Relapse Prevention and Sobriety Maintenance – Cold Turkey Genius

Relapse Prevention and Sobriety Maintenance

Posted on September 12, 2017 By

Many professionals in the addiction recuperation field don’t fully understand the difference among a Sobriety Maintenance Plan and a Relapse Prevention Plan. This is an important distinction, and one that must not be overlooked. Understanding the differences between the 2 plans can not only enrich the particular lives of recovering individuals, it may often prevent a devastating relapse from occurring.

Sobriety Maintenance may be the art of proactively planning the afternoon to day activities and assistance mechanisms that will fill the recouping person’s newly sober life. The Sobriety Maintenance Plan might consist of such action items as viewing a therapist, attending 12-Step conferences, improving physical health, taking period off for recreation, etc . This is an ongoing plan that repeats daily, weekly, monthly, yearly.

Relapse Prevention, on the other hand, is the practice associated with proactively planning for the onset of the possible relapse and preparing an answer that will prevent that relapse through occurring. A Relapse Prevention Plan is what saves the client if and when the Maintenance Plan breaks down. Without effective Relapse Prevention planning, the very best Sobriety Maintenance Plan in the world basically isn’t enough.

The statistics regarding relapse from drug and alcoholic beverages addiction are notoriously high. Estimates range from 40% to 60% or even more, depending on the study. These statistics are usually alarming and should be viewed as the warning to treat the subject seriously, however it is important to put these statistics within correct perspective. The relapse prices for addiction should be compared to the relapse rates of other chronic ailments. For example, the relapse price for Type I diabetes will be 30% to 50%. The relapse rate for hypertension and asthma is 50% to 70%.

Drug and alcohol addiction should be handled like any other chronic illness, along with relapse being an indication of the requirement for renewed intervention. Having said that, these types of statistics also indicate that relapse does not occur in a large number of situations. To a large degree, these prosperous cases are due to effective Relapse Prevention Planning.

A Relapse Prevention Plan is a written document developed by the client with the help of a  counselor which contains specific, concrete practices that will help the customer avoid relapse. Clients recovering within hospitals or at residential centers usually receive several hours of preparing each week. In the best case situation clients will complete their own program before being discharged.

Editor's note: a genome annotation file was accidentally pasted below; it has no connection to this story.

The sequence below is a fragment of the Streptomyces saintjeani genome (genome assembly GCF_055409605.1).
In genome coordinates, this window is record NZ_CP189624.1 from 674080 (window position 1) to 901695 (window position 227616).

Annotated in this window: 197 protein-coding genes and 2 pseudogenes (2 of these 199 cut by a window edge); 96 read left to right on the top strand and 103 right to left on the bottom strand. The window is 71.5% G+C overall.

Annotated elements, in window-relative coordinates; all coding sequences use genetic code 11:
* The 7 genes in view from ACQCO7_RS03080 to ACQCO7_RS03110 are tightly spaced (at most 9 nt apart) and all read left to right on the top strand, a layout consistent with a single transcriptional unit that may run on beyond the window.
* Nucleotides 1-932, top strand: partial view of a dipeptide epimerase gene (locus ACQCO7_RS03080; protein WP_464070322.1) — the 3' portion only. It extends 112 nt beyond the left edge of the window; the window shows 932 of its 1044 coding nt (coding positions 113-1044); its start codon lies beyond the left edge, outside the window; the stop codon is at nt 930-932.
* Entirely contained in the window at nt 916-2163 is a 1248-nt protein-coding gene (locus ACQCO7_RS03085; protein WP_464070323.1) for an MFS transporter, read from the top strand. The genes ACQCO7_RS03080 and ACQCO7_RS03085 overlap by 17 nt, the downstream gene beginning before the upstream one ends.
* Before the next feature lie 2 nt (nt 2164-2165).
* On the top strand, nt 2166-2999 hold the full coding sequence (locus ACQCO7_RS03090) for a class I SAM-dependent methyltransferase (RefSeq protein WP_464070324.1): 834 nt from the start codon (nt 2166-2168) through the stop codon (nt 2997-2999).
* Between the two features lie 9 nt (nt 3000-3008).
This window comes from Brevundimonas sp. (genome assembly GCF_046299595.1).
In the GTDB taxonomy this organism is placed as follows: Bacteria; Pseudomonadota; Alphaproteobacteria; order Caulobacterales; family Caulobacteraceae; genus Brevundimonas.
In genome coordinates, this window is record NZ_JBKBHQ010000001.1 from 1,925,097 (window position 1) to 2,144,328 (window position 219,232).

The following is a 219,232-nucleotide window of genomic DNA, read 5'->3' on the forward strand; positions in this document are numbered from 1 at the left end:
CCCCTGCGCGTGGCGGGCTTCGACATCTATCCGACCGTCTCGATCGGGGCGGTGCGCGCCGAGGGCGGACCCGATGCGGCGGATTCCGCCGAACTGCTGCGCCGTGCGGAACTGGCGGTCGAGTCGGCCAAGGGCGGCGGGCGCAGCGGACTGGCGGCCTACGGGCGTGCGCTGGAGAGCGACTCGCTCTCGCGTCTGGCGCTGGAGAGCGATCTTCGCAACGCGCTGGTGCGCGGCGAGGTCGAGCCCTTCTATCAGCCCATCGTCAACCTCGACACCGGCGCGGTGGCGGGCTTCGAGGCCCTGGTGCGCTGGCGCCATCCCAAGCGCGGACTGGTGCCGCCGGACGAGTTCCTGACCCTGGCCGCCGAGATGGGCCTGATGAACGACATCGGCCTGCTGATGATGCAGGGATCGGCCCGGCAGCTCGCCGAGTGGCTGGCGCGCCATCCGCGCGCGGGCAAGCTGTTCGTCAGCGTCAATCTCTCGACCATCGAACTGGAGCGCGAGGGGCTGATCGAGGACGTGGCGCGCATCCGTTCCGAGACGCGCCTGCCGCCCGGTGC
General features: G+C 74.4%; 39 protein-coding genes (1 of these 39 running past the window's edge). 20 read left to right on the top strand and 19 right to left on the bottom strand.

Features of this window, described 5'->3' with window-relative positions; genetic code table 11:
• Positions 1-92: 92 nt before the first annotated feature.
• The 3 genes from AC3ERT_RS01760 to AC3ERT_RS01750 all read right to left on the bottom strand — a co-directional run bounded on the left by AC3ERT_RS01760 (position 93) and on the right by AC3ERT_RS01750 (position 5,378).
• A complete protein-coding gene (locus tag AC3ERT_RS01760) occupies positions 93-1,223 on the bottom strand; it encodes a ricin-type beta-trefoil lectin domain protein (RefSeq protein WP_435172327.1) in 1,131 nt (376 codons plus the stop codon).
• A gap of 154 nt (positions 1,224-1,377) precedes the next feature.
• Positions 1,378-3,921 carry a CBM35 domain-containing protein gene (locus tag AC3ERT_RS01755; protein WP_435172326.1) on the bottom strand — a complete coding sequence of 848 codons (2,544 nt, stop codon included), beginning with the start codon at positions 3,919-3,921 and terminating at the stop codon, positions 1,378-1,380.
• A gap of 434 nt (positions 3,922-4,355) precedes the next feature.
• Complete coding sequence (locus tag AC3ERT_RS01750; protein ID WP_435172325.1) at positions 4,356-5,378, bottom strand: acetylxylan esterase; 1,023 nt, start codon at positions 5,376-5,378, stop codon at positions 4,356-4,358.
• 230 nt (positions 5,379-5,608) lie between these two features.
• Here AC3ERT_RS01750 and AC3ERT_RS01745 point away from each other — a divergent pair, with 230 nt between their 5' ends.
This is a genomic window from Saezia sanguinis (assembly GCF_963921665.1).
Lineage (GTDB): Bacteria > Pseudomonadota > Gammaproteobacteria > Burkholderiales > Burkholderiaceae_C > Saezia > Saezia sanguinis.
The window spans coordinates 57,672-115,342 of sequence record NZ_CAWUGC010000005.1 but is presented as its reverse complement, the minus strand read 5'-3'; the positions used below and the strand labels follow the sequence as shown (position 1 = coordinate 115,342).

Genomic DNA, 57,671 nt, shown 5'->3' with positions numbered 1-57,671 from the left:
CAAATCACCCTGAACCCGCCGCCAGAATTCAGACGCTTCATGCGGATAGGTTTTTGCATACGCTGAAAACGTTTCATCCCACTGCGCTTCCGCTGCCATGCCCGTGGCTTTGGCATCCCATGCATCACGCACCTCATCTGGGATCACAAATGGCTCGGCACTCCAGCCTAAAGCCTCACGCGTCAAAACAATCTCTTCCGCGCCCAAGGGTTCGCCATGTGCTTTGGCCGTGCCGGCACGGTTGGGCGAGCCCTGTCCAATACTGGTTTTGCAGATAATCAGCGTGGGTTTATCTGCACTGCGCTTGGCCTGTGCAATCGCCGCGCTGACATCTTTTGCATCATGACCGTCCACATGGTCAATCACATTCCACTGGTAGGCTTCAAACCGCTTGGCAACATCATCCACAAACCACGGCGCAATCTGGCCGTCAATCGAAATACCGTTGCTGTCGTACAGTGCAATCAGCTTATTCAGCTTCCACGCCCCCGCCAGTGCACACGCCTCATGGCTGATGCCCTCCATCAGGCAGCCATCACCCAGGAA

This program contains specific information about the customer’s situational triggers, belief-system triggers, and emotional triggers, and includes particular plans for behavioral coping, psychological and emotional coping, and info for people supporting their recovery regarding signs and symptoms of a relapse and what they can do to help. By time they return home they have the concrete, personalized plan for managing the particular inevitable stresses that will occur throughout a reintegration into normal life.

In most cases, the counselor also offers post-discharge support by following up with every client on a weekly basis, mentioning the client’s workbook and changing and refining the plan as required. The counselor is also available to check with other professionals that are supporting the particular recovering person. In this way the particular client’s plan can be continually up-to-date and refined according to actual life encounters, and supporting professionals can be produced aware of what works and what won’t.

These two different but associated tools, a Sobriety Maintenance Plan and a Relapse Prevention Plan, are both essential weapons in the fight against relapse. With both programs in place, recovering individuals can enjoy the wealthy new life that a Sobriety Maintenance Plan will create, along with the security against relapse that a good Relapse Prevention Plan will assure.

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